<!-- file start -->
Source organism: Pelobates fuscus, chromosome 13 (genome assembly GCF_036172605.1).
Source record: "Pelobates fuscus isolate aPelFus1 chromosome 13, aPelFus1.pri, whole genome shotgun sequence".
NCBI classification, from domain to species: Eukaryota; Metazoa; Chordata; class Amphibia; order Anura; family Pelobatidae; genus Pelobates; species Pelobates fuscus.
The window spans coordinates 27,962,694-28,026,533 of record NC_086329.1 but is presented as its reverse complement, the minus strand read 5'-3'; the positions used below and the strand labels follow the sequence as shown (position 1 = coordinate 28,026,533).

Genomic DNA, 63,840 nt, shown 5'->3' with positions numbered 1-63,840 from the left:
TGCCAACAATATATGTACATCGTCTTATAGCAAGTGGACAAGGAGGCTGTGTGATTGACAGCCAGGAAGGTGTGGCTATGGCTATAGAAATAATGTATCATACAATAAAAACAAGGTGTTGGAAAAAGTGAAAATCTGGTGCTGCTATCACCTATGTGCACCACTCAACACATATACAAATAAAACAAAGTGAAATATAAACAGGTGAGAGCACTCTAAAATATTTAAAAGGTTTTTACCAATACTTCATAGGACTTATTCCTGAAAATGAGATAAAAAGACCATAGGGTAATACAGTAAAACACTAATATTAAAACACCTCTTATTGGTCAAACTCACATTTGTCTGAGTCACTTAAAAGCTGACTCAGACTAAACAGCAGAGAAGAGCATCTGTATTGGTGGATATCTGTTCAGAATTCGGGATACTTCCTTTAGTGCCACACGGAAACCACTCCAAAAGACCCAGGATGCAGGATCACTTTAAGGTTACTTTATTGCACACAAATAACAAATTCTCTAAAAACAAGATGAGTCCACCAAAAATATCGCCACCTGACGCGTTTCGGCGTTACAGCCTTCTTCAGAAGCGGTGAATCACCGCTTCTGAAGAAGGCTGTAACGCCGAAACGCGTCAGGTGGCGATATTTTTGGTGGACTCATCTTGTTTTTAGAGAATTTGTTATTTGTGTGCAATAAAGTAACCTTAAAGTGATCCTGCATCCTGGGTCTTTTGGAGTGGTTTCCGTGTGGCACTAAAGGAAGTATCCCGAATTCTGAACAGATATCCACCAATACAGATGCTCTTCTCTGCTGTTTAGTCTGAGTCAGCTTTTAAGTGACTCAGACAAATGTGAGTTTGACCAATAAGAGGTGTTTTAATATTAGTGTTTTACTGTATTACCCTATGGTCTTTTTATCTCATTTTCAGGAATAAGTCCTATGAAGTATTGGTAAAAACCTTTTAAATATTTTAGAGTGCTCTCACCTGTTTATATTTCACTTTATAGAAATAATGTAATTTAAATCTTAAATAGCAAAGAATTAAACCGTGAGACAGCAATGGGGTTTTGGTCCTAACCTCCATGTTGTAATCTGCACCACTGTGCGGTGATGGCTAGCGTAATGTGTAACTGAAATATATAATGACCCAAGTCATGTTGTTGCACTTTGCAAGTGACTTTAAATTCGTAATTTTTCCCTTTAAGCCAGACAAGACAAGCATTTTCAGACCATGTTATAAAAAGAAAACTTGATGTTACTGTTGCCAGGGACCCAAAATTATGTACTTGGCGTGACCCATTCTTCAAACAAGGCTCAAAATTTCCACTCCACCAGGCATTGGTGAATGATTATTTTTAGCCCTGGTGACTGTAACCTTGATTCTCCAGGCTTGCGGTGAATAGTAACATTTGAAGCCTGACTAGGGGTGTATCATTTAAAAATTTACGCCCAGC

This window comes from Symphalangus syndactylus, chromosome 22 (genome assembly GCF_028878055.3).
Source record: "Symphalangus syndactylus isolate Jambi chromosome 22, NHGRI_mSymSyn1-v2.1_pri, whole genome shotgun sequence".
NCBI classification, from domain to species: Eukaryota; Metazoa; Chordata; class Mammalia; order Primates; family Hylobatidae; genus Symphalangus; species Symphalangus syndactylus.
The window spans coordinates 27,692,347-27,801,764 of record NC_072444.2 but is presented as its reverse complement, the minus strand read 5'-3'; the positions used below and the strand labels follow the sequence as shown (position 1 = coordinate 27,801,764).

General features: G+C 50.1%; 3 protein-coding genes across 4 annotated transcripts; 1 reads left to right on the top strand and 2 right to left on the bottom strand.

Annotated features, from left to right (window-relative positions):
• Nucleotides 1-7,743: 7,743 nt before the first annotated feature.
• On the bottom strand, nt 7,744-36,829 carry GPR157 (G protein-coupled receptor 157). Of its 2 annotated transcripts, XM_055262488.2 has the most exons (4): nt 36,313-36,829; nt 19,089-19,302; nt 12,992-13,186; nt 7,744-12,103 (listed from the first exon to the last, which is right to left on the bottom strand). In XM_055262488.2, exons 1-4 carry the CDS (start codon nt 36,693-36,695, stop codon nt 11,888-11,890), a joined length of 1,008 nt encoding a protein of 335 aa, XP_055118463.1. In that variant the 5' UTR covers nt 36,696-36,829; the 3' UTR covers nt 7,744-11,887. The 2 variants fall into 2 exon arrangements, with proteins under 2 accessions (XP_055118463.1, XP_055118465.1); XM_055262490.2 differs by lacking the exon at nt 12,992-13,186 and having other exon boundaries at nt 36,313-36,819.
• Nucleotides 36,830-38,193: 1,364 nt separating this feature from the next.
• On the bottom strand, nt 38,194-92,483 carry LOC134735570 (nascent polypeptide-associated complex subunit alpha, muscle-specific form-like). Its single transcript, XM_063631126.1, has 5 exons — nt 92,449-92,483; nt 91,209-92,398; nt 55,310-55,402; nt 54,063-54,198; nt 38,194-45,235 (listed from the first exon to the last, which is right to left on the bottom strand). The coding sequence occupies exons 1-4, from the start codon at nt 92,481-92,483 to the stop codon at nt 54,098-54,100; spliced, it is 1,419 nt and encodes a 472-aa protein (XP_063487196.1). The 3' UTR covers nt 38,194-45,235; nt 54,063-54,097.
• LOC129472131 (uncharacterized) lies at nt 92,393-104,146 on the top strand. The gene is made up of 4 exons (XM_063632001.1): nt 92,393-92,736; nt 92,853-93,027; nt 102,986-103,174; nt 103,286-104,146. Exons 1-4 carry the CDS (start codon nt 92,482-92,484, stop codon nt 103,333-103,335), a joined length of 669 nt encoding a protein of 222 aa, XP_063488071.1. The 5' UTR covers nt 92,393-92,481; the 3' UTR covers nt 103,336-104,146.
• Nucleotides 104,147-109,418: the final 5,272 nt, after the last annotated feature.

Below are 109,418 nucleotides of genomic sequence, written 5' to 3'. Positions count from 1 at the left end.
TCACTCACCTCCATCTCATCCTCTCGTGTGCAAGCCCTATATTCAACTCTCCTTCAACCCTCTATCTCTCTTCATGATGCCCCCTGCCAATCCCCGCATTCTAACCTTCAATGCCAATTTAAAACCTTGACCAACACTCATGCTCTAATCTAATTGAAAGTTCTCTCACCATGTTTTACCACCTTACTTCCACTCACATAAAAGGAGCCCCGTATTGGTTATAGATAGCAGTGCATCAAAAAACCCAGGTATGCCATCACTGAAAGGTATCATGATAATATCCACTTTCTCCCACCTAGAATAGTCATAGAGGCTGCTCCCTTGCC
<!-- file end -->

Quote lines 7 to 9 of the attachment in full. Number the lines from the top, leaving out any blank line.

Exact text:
This window comes from Symphalangus syndactylus, chromosome 22 (genome assembly GCF_028878055.3).
Source record: "Symphalangus syndactylus isolate Jambi chromosome 22, NHGRI_mSymSyn1-v2.1_pri, whole genome shotgun sequence".
NCBI classification, from domain to species: Eukaryota; Metazoa; Chordata; class Mammalia; order Primates; family Hylobatidae; genus Symphalangus; species Symphalangus syndactylus.